Currently, Protalix is back on track and very close to the new PDUFA date which is on May 1st. The shareholders and analysts have high expectations to gain approval in the second shot.
The question now is whether the PLX experience will be repeated to a certain degree with MAP. After the CRL, the price dropped and then recovered after the promising conference call. During the call, the company tried to cool down the disappointment by claiming that their "goal is to respond to the FDA's complete response letter as aggressively and quickly as we can".
Of course, this respite was short lived as the next day, the shareholders realized that the process to resubmit the NDA might take longer than the company's promise. The price started downtrend, breaking the support of the 50MA & 200MA and closing Friday April 13th at $12.93.
When the company meets with the FDA in the second quarter (likely in June), they will receive certain clarifications regarding the CRL. Once MAP's management gets clarity on the set of issues, it has to be able to properly address all of the requests. Again, it is never an exact science but we can estimate that it will take an additional 3-4 months. This puts us at October - November for resubmission.
After the resubmission the FDA will notify the company within 14 days if they accepted it and assign a Class I or Class II review. If we look at the FDA POLICY AND PROCEDURES, then it appears that there is little chance for MAP to get Class I review and will most likely getting a Class II review. This puts the new PDUFA date in the April-May 2013 time frame.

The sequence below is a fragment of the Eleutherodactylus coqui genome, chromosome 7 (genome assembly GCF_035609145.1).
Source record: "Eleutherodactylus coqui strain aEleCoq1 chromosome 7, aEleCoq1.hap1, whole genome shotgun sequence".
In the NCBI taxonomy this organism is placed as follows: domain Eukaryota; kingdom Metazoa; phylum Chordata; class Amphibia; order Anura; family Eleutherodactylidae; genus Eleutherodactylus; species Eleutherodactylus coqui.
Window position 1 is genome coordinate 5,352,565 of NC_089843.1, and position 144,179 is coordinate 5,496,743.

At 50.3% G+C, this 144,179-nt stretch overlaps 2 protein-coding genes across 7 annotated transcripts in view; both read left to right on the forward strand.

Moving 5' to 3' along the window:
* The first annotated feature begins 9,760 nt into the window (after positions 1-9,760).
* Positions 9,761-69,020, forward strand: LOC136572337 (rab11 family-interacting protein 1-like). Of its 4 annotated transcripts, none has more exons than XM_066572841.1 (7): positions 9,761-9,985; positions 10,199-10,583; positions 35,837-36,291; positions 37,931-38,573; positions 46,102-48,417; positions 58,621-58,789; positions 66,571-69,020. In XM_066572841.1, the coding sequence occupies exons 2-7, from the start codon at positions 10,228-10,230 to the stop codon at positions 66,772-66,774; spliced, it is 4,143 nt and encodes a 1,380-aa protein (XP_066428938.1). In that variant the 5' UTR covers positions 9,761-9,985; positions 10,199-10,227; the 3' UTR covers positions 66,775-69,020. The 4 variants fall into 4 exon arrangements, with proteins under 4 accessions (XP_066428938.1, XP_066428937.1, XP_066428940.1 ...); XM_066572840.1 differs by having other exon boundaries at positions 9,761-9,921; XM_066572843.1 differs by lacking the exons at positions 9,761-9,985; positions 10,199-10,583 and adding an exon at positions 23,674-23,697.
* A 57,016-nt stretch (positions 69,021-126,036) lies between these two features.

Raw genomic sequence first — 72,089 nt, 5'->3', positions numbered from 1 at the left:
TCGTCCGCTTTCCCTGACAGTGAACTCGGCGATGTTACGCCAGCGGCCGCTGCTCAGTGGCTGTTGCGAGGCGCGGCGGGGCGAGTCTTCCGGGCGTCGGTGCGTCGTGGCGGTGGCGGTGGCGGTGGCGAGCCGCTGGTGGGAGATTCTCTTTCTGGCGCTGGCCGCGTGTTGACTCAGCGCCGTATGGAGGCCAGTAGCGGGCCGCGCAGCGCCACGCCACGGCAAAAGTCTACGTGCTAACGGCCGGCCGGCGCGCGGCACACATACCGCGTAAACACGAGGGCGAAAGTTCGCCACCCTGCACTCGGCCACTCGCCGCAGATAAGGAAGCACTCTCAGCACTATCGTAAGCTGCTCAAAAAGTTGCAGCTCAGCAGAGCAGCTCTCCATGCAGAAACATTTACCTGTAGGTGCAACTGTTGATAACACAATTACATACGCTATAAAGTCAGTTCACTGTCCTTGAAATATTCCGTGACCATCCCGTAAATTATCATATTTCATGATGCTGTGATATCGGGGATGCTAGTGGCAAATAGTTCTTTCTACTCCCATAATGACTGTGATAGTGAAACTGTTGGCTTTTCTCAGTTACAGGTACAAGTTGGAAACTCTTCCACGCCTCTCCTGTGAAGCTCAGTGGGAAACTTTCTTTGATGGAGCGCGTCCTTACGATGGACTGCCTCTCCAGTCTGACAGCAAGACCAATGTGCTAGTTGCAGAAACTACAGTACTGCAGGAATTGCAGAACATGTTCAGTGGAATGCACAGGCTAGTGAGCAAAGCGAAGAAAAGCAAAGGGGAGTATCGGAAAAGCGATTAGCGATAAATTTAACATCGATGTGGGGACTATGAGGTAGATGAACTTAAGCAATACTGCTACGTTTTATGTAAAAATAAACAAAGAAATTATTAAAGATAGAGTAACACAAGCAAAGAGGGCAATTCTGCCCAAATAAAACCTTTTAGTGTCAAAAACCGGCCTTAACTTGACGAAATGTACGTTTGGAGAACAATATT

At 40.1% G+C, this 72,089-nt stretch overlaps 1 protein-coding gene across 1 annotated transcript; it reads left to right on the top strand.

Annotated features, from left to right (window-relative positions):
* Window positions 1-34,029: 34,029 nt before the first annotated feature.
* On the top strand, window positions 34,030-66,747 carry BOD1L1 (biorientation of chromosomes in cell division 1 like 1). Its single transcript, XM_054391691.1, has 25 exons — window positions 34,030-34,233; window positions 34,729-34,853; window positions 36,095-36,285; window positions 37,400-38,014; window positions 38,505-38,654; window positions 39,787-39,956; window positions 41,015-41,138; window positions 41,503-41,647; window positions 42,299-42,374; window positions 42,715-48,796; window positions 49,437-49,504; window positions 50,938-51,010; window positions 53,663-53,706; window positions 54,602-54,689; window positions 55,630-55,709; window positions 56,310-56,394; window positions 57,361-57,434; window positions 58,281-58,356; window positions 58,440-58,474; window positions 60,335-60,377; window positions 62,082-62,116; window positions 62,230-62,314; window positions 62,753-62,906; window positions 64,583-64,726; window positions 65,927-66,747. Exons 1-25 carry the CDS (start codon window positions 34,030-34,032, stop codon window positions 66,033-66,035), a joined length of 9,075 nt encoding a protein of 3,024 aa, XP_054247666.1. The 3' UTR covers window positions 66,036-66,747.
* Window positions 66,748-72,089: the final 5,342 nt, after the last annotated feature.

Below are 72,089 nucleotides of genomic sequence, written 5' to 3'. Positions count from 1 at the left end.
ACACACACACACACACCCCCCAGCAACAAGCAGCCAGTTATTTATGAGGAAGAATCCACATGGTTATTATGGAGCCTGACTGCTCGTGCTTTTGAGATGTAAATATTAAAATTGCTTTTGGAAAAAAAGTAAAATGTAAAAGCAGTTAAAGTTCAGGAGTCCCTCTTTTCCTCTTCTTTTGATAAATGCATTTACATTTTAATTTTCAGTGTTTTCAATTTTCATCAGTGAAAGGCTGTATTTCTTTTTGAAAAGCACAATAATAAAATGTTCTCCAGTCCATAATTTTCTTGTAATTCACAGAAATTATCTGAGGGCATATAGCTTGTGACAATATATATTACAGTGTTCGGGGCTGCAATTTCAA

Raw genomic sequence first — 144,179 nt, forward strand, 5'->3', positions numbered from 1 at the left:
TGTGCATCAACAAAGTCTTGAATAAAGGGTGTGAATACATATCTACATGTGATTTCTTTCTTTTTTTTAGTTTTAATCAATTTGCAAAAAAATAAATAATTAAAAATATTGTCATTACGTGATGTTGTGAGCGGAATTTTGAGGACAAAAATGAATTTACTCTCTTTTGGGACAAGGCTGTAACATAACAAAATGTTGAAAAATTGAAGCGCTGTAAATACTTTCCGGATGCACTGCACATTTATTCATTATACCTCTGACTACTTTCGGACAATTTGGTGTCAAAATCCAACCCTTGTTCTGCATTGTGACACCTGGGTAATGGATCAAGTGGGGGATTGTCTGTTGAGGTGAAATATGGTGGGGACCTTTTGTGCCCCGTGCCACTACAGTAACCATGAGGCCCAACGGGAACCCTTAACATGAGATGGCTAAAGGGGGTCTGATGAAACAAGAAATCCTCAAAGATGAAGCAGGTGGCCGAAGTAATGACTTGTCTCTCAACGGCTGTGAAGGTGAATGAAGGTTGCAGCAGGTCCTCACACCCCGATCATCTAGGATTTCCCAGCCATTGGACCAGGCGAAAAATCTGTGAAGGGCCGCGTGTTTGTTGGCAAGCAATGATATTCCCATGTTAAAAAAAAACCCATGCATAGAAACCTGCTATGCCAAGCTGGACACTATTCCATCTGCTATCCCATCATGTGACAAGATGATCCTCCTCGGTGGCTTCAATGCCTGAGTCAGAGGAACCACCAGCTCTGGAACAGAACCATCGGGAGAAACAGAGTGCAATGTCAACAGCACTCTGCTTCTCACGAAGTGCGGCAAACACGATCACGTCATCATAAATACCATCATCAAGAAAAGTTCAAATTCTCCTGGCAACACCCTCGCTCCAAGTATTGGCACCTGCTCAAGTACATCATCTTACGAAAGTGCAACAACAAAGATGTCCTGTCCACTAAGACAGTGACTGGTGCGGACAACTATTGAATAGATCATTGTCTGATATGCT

This timeline is important as MAP only has cash and cash equivalents of $98.8 million as of December 31st, 2011. The cash burn in the most recent quarter was $14.6 million (4th quarter 2011), which implies a yearly burn of $55.7 million. This would leave the company with only about $28 million in cash at the time of the new PDUFA date. The question then is whether that is enough to hire a sales force and file regulatory documents without a going concern clause. The answer to that is no.
Keep in mind that this timeline is not necessarily bearish. What would happen if an unforeseen delay occurs or some other setback? Would the company want to wait for that to raise cash? Of course not, a prudent management team would want to lock in these prices to raise cash and do it sooner rather than later.
Conclusion: MAP's share price will stay under pressure as a continuation of the new downtrend that was established. The breaking of additional support lines will further pressure investors leading to additional sales. Given the need for cash and the likelihood that the price will likely continue its bleed, there is a good chance that the company will raise cash sooner rather than later.
In this article I didn't get into the financials and the market cap of, as it well addressed by David Sobek's article "Map Pharmaceuticals: The Levadex Levitation" posted on Seeking Alpha. This article tried to generate a fair value for Map using a discounted cash flow model of Levadex in the US acute migraine market out to 2020.
Both are must read articles to get the whole picture and try to decide what to do with your position regardless if it is long or short.
Disclosure: I am short MAPP.